Two remarkable articles on the thermoelectric properties of silicon nanowires (and an accompanying News and Views piece by me) appear in today’s issue (Jan. 10, 2008) of Nature:
1. Hochbaum, A. I. et al., Enhanced thermoelectric performance of rough silicon nanowires. Nature 451, 163-167 (2008).
2. Boukai, A. I. et al., Silicon nanowires as efficient thermoelectric materials. Nature 451, 168-171 (2008).
3. Vining, C. B., Desperately seeking silicon. Nature 451, 132-133 (2008).
4. see also Editor’s Summary: http://www.nature.com/nature/journal/v451/n7175/edsumm/e080110-07.html
Long believed useless for thermoelectric energy conversion groups working independently at Stanford and Caltech have measured ZT values near 1 for silicon nanowires at and below room temperature. Both groups find dramatically lower thermal conductivity values and the Caltech group, working on somewhat smaller nanowires, finds a greatly enhanced Seebeck coefficient due to a 1-D phonon drag effect.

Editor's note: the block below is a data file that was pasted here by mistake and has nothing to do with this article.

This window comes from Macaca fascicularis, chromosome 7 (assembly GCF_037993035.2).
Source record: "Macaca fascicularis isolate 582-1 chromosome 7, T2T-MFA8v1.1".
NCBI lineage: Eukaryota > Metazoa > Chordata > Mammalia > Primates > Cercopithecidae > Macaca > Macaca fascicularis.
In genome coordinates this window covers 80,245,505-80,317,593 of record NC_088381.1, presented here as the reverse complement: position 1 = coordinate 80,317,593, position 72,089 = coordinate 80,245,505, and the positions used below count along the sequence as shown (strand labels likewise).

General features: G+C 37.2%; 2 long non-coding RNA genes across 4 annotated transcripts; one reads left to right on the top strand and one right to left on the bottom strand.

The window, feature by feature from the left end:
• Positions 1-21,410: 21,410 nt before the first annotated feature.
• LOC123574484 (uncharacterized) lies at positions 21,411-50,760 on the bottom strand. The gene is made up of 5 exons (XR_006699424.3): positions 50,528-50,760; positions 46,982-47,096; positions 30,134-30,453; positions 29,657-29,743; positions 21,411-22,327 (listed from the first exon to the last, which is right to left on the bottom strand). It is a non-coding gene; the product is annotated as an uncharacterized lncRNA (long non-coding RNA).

Perhaps we’ve come to expect thermal conductivity reduction in nanostructures but to see such a large effect in silicon is still new and interesting. But to see a really large ZT value attributed to phonon-drag is a first and sure to stimulate further work along these lines.
I’m afraid you’ll have to get the full articles either from Nature or through your library, but the above links will show you the first paragraph.